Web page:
« It goes without saying that these and many other poems are chockfull of cultural allusions and replete with sardonic, sneering, spoofing, and even—it must not be forgotten—serious allusions to philosophical issues. Anna Ventura, for example, conjures up Trimalchio, the Etruscan “turtle of Volterra,” Torquemada, and finally Bluebeard, of whom she introduces herself as the “third wife, the one / who dared take the key / and open wide the door of horror,” adding that this must not be told to Descartes who “lies / in his flat grave, in the shade / of a half-lit church, / but his light still dazzles / his followers — the enlightened ones, despised / in a world that does just as well / without reason.”
« Actually, the very issues of reason—its shortcomings and consequences, so as not to say perils and catastrophes—crop up rather often. Another way of reading this anthology is therefore to ask what role reasoning, or the lack or abuse thereof, plays with respect to human conduct as it has been displayed over the ages. Giuseppe Talia pointedly raises this question in “Paradoxes,” which brings together science (or, more precisely, formal logic) and history: “Frege’s theories a near failure / lost in the predicate you can’t predicate / when the paradox of the axiom / is nothing but a contradiction: ‘Caesar conquered Gaul.’ But in what way? / With an a priori synthetic character you’d say / in relation to the operating space / and simple analytical proportions / to the number of soldiers used and civilians dead.” In his poem “Wait and See what Happens,” Renato Minore takes off from one of the spectacular outcomes of technological reasoning: pixels. As the poem unfolds by means of permuted lines, other interpretative possibilities flash now and then, indeed like pixels, suggesting metaphors related directly to our times: “There’s the convenient return of the species / go on huddling in the head of a pin / But we dream what we have interpreted / And they give what little is still demanded of them.” And if we are conscious of “dream[ing] what we have interpreted,” isn’t that a sort of “jaagriti” state once again? In all events, let’s ask this: Where is the humanity of our humanity heading?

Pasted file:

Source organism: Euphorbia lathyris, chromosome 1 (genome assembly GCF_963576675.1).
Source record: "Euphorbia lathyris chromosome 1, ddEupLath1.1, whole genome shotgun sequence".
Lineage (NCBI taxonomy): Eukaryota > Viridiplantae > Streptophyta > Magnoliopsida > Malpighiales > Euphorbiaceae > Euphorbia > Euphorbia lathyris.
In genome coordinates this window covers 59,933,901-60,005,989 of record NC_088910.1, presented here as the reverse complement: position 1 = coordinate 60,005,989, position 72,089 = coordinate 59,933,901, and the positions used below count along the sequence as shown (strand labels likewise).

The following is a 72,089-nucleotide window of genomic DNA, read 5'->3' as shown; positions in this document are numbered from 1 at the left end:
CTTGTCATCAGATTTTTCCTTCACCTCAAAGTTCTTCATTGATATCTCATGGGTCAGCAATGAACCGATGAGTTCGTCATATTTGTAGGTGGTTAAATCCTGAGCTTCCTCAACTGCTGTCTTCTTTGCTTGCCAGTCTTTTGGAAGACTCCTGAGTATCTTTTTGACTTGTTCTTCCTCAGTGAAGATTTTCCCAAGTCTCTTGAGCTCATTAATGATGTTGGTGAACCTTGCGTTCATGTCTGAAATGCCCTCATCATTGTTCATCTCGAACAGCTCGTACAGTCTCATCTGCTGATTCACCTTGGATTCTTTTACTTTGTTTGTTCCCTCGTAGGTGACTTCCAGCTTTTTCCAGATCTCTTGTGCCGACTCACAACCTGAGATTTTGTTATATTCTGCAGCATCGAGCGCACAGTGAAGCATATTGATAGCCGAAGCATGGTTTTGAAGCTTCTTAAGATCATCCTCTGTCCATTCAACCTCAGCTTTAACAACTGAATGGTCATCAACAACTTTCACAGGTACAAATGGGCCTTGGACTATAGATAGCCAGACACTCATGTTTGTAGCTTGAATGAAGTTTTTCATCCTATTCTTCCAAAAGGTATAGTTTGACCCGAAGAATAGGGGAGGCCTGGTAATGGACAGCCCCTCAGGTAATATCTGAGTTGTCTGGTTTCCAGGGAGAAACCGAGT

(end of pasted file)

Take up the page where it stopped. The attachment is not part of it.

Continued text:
« Although there are exceptions, including poems by some of the aforementioned poets (that is, pieces dissecting “affiliations,” such as those between poet and parent, between poet and sibling, or exploring other key personal events), the anthology tends to highlight verse that is much more maximalist than minimalist. Grouping his own poems under the title “Should I Return to Caesar’s Court?,” Giorgio Linguaglossa (who has put together this anthology) implicitly challenges contemporary poets to respond to the same question. One has little trouble sensing that he especially targets poets oriented towards the modest particulars of daily life per se, or towards the vicissitudes of their own current existences, instead of towards the historical, mythical, scientific, and philosophical backgrounds rummaged through by most of the poets in this anthology. Such, of course, is just one of the battle lines that can be drawn between contemporary poets in Italy or elsewhere. The radical differences that can exist between the kinds of subject matter considered, by any given poet, as appropriate or promising for poetry, are also visible in Gino Rago’s general title for his interconnected pieces. “We are Here for Hecuba” assuredly suggests an intention to open up a wider perspective than is delimited, for better or worse, by a strictly autobiographical inspiration or an objectivism of the “no ideas but in things” genre. In one of her poems, Donatella Costantina Giancaspero points out that “nothing of what we are / shows on the surface.” The remark aptly defines the generally non-autobiographical orientation of this anthology, which is, moreover, as has already been seen, by no means exclusively focused on the present day or, for that matter, on any readily available “surface.”